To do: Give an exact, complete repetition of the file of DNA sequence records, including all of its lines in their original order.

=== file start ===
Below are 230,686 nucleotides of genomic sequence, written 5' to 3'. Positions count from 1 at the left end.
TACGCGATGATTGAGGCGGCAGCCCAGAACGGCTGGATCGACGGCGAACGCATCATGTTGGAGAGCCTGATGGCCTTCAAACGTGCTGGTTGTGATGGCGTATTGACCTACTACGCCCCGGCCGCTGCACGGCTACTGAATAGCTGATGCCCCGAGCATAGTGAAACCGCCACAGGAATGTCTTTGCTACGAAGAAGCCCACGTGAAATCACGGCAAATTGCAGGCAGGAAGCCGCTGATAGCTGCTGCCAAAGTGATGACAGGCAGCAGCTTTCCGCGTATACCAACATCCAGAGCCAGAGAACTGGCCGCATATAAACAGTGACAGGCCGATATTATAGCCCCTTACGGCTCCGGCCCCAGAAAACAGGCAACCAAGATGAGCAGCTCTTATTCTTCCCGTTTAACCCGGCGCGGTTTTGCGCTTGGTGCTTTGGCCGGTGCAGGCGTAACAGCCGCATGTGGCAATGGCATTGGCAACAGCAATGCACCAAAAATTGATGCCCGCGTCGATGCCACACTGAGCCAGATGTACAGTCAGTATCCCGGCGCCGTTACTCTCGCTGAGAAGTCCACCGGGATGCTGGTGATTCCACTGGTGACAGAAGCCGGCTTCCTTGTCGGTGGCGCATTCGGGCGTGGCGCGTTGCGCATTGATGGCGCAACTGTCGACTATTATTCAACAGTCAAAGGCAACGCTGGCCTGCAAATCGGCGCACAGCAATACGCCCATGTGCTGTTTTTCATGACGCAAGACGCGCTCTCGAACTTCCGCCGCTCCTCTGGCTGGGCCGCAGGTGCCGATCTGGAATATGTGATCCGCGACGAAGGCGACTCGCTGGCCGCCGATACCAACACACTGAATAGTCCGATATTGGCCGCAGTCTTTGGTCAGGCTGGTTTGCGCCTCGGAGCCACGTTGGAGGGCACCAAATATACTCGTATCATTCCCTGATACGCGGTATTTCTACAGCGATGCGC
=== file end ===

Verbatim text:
Below are 230,686 nucleotides of genomic sequence, written 5' to 3'. Positions count from 1 at the left end.
TACGCGATGATTGAGGCGGCAGCCCAGAACGGCTGGATCGACGGCGAACGCATCATGTTGGAGAGCCTGATGGCCTTCAAACGTGCTGGTTGTGATGGCGTATTGACCTACTACGCCCCGGCCGCTGCACGGCTACTGAATAGCTGATGCCCCGAGCATAGTGAAACCGCCACAGGAATGTCTTTGCTACGAAGAAGCCCACGTGAAATCACGGCAAATTGCAGGCAGGAAGCCGCTGATAGCTGCTGCCAAAGTGATGACAGGCAGCAGCTTTCCGCGTATACCAACATCCAGAGCCAGAGAACTGGCCGCATATAAACAGTGACAGGCCGATATTATAGCCCCTTACGGCTCCGGCCCCAGAAAACAGGCAACCAAGATGAGCAGCTCTTATTCTTCCCGTTTAACCCGGCGCGGTTTTGCGCTTGGTGCTTTGGCCGGTGCAGGCGTAACAGCCGCATGTGGCAATGGCATTGGCAACAGCAATGCACCAAAAATTGATGCCCGCGTCGATGCCACACTGAGCCAGATGTACAGTCAGTATCCCGGCGCCGTTACTCTCGCTGAGAAGTCCACCGGGATGCTGGTGATTCCACTGGTGACAGAAGCCGGCTTCCTTGTCGGTGGCGCATTCGGGCGTGGCGCGTTGCGCATTGATGGCGCAACTGTCGACTATTATTCAACAGTCAAAGGCAACGCTGGCCTGCAAATCGGCGCACAGCAATACGCCCATGTGCTGTTTTTCATGACGCAAGACGCGCTCTCGAACTTCCGCCGCTCCTCTGGCTGGGCCGCAGGTGCCGATCTGGAATATGTGATCCGCGACGAAGGCGACTCGCTGGCCGCCGATACCAACACACTGAATAGTCCGATATTGGCCGCAGTCTTTGGTCAGGCTGGTTTGCGCCTCGGAGCCACGTTGGAGGGCACCAAATATACTCGTATCATTCCCTGATACGCGGTATTTCTACAGCGATGCGC